(Editor's Note: This sponsored article is part of the Club Industry report, "Technology: Agent of Growth for the Health and Wellness Industry," which can be downloaded for free by going here.)
The duration of the COVID-19 pandemic has forced consumers as well as health clubs to develop new habits. When it comes to fitness, virtual workouts are more convenient and less time consuming, albeit not always as effective, as working out at a gym. The opportunity in virtual fitness was so well-received that Equinox made virtual personal training part of its core offering and brands such as Apple offered Fitness+.
So, what’s in store for the fitness industry in the next five years? These three trends:
1. Hybrid will be the new normal. Members will combine at-home and in-club workouts, thus working out more. They will consume virtual through their gym’s offerings or will complement with a digital offering such as those offered by Apple or Peloton. In-person visits likely won’t improve for 2021, even if a vaccine is ready by the first quarter because mass distribution will take time, many individual fear taking it due to fears of long-term side effects, and consumers will have gotten used to virtual workouts.
Brick-and-mortar brands with no virtual offerings will see higher attrition, as members will check in less regularly because they are trying virtual offerings. But if gym operators deploy virtual offerings, they can use them as a retention tool and a method to increase virtual and in-person check-ins.
2. Digital fitness companies will go after gym members and drive leads to brick and mortar. Drive time previously was a hinderance for some people, but technology eliminates this barrier. The general population will experiment with various virtual fitness offerings, and fitness technology companies will create immersive at-home experiences for a nominal monthly fee. Digital companies will perfect lead generation, corporate and referral strategies like gyms have.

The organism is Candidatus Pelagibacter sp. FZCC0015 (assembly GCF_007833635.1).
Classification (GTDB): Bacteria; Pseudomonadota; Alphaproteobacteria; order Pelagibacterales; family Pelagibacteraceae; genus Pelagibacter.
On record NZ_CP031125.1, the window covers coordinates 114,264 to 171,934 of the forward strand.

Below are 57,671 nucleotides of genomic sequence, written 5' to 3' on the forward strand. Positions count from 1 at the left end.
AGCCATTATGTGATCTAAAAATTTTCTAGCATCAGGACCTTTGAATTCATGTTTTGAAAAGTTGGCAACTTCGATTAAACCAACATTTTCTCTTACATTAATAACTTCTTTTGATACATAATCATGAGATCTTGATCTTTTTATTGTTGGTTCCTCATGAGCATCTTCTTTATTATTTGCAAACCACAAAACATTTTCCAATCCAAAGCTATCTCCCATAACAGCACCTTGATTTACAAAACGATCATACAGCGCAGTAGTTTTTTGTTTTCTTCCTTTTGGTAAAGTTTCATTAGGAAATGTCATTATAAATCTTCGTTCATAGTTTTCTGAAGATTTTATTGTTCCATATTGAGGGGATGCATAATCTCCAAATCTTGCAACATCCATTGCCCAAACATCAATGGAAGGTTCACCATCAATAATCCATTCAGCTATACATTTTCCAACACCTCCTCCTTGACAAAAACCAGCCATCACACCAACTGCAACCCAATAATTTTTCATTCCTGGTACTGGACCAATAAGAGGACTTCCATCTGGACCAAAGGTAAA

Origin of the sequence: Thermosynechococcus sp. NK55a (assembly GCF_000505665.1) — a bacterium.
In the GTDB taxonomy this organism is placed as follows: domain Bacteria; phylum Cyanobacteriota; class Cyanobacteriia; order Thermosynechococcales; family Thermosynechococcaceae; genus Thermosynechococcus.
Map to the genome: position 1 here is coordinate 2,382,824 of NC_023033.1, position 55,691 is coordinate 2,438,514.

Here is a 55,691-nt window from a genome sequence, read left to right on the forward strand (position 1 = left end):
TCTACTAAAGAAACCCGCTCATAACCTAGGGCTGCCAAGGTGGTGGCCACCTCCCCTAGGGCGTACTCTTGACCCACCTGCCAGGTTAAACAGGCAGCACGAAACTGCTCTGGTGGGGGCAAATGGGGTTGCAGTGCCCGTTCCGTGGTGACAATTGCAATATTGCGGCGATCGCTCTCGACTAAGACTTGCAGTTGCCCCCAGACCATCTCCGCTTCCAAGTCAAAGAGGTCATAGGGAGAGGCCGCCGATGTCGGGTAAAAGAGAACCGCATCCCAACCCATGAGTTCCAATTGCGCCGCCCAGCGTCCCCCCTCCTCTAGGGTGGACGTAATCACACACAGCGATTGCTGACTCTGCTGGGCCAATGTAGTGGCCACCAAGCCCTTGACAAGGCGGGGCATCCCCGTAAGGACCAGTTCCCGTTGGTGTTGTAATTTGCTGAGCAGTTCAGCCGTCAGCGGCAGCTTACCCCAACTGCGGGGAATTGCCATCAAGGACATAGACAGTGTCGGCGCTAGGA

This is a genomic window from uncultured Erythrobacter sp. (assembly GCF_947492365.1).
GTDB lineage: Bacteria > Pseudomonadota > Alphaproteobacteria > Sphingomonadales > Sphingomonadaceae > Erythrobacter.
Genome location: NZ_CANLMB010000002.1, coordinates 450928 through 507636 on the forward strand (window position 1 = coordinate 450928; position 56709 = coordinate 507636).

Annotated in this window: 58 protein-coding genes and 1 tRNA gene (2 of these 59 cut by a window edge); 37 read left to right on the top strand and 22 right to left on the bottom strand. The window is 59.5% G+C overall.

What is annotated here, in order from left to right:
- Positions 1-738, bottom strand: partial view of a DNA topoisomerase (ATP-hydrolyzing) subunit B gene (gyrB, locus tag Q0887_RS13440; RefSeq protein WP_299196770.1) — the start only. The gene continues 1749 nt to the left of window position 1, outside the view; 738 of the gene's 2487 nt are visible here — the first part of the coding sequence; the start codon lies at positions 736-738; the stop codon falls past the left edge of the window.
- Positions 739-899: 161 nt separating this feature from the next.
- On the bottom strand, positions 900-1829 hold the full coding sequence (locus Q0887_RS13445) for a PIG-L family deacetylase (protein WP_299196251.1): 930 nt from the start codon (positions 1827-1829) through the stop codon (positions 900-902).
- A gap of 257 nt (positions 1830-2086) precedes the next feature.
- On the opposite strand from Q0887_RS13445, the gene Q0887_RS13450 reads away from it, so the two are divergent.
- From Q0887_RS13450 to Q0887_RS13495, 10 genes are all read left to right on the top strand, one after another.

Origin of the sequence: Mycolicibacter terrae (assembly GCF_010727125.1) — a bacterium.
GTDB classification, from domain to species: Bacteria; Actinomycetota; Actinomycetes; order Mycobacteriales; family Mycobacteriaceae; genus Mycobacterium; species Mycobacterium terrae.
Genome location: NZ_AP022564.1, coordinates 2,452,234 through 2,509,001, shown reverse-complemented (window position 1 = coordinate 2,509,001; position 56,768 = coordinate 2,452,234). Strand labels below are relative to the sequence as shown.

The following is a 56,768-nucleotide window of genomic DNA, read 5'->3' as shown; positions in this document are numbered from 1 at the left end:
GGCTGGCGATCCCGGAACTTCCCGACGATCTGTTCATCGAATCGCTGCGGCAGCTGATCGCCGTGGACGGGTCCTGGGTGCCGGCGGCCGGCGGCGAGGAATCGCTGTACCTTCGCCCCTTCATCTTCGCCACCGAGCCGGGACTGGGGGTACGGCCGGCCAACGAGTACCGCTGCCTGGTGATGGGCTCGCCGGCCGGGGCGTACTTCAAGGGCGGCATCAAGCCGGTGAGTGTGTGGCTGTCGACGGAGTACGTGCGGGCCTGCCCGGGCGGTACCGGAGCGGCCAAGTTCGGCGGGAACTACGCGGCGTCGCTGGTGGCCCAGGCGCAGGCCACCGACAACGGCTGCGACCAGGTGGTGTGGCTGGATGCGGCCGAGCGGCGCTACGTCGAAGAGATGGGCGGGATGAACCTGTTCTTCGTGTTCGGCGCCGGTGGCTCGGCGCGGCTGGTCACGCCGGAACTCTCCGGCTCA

Digital fitness companies will spend billions of dollars educating the market and introducing new people to fitness. That will lead prospective clients to research brick-and-mortar offerings and eventually graduate from virtual workouts to a hybrid solution.
3. At-home gyms will continue to expand. Fitness consumers have spent a lot of money equipping their home gyms over the past six months and will want a return on their investment. Pack sales will continue to increase as consumers look to complement at-home workouts with brick-and-mortar visits—as will online programming and influencer workouts. The good news is that gyms have an asset to fend off the forces at play: their relationships with members.
Below are four key initiatives that gym and studio operators should focus on to build a strong virtual presence:
- Brick-and-mortar club operators must use digital offerings to increase monthly interactions with members to reach pre-pandemic levels. They must invest in a virtual experience the same way they have in their in-person experience. Zoom will no longer cut it.
- Coaches and trainers are more important than ever, as they are the relational element members will pay monthly dues for. Their virtual development and monitoring will be critical.
- Free virtual consults and workouts will allow innovators to capture low-cost leads in abundance and increase conversion. Selecting the proper virtual platform to accomplish this is crucial.
- Virtual memberships from brick-and-mortar clubs will begin significant adoption early in first quarter 2021. This will include reduced access to in-club offerings, so as to not negatively impact existing membership dues.
The future is bright, albeit different. The fitness industry is resilient, and the operators who embrace the change and innovate will reap the rewards.
Mike Tan is the vice president of business development at Lift Session, where he is responsible for growth and helping partners execute on their virtual strategy. Previously, he spent a decade operating and scaling high-end brick-and-mortar fitness brands, notably Orangetheory Fitness. He was responsible for network-wide revenue in Canada, helping scale the brand from 25 clubs to upwards of 100 locations.